Waiting is a defining characteristic of Canadian health care. Canadians wait, often interminably, for access to health care services. Delays in accessing medical care in Canada can be remarkably long. In 2012 for example, the average Canadian could expect to wait more than four months for treatment by a specialist after their general practitioner has referred them. Despite substantial increases in taxpayer-funded health expenditures and numerous governmental initiatives to reduce delays, wait times have improved little over the past decade. These delays cost Canadians as much as $3 billion in lost time and lost productivity that year.
Some, such as Prof. John Hirdes of University of Waterloo's School of Public Health and Health Systems, suggest the only alternative to waiting is more government spending and/or the abandonment of universality. But such claims entirely ignore reality: other nations avoid waiting without increasing spending or depriving people of health care. If they can do it, so can we.
Canada’s wait times are among the longest in the developed world. For example, the Commonwealth Fund’s international health policy survey has found Canadians endure longer waits for access to emergency care, primary care, specialist care, and elective surgery than patients in Australia, France, Germany, the Netherlands, New Zealand, Norway, Sweden, Switzerland, the UK, and the US. Note that nine of those ten countries maintain universal approaches to health care insurance (The US, though moving in that direction, is still the exception).
And, contrary to popular belief, Canada’s terrible wait times are not the result of insufficient health care spending. In 2009 (the most recent year for which comparable statistics are available), Canada’s health care system ranked as the developed world’s most expensive universal access system. After adjusting for the age distribution of different populations (older people require more care), Canada spent 12.5 per cent of GDP on health care, compared to a universal-access-nation average of 9.9 per cent and as little as 6.7 per cent in Japan. Not only did Canadians wait longer than their counterparts in other developed nations with universal access health insurance systems, they spent more for the dubious privilege of doing so.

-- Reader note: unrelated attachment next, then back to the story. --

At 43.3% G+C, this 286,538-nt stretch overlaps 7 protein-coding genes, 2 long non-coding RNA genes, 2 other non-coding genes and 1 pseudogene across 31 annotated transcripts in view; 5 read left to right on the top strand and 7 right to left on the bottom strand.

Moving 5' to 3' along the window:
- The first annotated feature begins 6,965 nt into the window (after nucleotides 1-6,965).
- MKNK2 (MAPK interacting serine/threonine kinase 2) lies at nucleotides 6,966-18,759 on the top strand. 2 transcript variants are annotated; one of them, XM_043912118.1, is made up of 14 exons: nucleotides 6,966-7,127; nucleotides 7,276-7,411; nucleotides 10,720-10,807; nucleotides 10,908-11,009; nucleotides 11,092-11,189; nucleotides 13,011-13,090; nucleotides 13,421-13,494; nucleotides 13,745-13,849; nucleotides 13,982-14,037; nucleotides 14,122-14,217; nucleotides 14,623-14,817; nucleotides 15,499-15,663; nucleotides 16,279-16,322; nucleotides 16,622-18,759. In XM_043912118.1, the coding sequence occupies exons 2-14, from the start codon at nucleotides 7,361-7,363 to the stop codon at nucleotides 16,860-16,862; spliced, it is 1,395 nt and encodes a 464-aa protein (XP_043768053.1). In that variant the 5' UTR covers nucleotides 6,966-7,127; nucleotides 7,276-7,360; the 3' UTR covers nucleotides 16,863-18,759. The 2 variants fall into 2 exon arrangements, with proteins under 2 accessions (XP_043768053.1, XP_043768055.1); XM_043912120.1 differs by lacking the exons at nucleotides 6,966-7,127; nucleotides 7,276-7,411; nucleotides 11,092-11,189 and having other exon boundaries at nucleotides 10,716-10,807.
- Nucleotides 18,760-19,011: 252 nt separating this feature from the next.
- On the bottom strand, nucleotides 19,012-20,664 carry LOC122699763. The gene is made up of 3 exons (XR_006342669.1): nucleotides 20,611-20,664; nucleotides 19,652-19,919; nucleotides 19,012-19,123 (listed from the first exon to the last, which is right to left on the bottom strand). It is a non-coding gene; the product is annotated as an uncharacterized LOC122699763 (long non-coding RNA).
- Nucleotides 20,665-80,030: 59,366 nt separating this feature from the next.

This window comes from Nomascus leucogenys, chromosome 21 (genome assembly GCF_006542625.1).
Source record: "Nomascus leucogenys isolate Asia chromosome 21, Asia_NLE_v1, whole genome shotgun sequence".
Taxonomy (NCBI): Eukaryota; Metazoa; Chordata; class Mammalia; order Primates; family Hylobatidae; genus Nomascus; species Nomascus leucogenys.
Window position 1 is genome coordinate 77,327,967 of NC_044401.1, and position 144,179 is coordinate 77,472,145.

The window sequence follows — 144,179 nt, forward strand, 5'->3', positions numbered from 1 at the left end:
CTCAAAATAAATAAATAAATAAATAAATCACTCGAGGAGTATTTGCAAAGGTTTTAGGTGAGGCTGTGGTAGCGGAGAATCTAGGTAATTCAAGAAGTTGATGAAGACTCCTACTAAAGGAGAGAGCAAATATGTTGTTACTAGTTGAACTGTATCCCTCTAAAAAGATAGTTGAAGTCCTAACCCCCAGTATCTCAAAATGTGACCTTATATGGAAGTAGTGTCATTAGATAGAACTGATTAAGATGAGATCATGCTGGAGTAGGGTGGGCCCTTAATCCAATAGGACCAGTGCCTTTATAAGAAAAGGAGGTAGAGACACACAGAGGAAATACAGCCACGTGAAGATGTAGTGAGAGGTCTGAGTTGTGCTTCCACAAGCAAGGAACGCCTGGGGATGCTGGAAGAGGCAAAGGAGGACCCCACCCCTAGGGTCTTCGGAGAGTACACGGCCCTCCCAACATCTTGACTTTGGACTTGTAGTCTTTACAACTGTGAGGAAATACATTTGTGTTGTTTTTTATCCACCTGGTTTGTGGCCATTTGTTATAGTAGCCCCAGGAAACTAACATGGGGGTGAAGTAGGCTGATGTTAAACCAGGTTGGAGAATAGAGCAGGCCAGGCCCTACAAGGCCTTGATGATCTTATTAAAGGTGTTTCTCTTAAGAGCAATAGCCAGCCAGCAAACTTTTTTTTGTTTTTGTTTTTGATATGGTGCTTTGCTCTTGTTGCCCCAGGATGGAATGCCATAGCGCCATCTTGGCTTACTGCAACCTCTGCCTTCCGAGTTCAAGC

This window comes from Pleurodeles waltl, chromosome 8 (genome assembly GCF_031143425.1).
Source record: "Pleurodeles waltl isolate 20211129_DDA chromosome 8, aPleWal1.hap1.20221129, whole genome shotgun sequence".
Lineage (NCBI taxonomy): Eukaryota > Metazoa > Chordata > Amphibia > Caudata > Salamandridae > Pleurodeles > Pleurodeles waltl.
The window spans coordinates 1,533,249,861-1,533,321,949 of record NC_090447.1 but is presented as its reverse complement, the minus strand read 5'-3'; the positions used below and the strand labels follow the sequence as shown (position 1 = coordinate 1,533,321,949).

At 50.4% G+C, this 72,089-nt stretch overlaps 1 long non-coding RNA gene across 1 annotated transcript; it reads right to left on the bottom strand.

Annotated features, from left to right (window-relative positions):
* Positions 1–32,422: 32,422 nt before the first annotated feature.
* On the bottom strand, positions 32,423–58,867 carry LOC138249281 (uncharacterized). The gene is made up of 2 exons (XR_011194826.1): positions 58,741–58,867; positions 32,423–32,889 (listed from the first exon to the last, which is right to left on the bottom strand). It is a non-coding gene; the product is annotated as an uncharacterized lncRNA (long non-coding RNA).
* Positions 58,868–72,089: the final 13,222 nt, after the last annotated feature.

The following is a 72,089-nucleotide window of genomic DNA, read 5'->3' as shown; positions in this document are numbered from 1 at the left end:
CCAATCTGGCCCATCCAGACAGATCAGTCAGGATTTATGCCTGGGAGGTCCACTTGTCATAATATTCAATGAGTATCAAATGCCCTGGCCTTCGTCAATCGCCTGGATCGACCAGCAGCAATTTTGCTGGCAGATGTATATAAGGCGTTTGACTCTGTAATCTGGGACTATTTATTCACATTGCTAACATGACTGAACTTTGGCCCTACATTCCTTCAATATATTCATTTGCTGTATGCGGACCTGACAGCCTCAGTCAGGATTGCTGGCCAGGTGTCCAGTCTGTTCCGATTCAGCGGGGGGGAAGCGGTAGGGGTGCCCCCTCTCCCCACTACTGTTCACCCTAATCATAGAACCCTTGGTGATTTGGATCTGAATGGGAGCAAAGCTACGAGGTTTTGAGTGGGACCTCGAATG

Clearly the argument that Canada can only reduce waiting through increased health spending and/or abandoning universality is, at best, incorrect. The solution to Canada’s waiting time woes is sensible health policy reform based on the approaches pursued in the developed world’s highest performing universal access health insurance programs.
Belgium, France, Germany, Japan, Luxembourg, the Netherlands, and Switzerland all share Canada’s noble goal of ensuring access to care regardless of ability to pay. Critically, however, those countries deliver that care without lengthy queues for treatment. Further, both Switzerland and Japan are recognized as providing some of the best health care outcomes in the developed world.
How do they do it? All these other nations employ private competition in the delivery of universally accessible hospital and surgical services. All have private parallel health care sectors. All require those seeking universal care to share in its cost through co-payments or deductibles. Finally, all employ a social insurance model of funding where an independent authority (or private competitive insurer) oversees the daily operation and financing of the health insurance scheme. Governments are still involved as they should be, in a regulatory and oversight role.
Don’t be misled by fear-mongers and their ‘privatization’ and ‘profit’ bogeymen: none of the nations listed above abandoned universality as a result of their more effective policy approaches. They all ensure access to care regardless of ability to pay. And they actually deliver on the promise of timely access to high quality care regardless of medical history or ability to pay. They stand in stark contrast to Canada’s provincial governments who break that promise (most often to those in the lowest socio-economic classes) daily.
We do not need to spend more money nor kick people off of healthcare to fix Canada’s scandalously long wait times. Sensible policy reform, based on the approaches employed in the world’s leading universal health insurance systems can solve our wait time problem, helping Canadians to live healthier, more productive lives.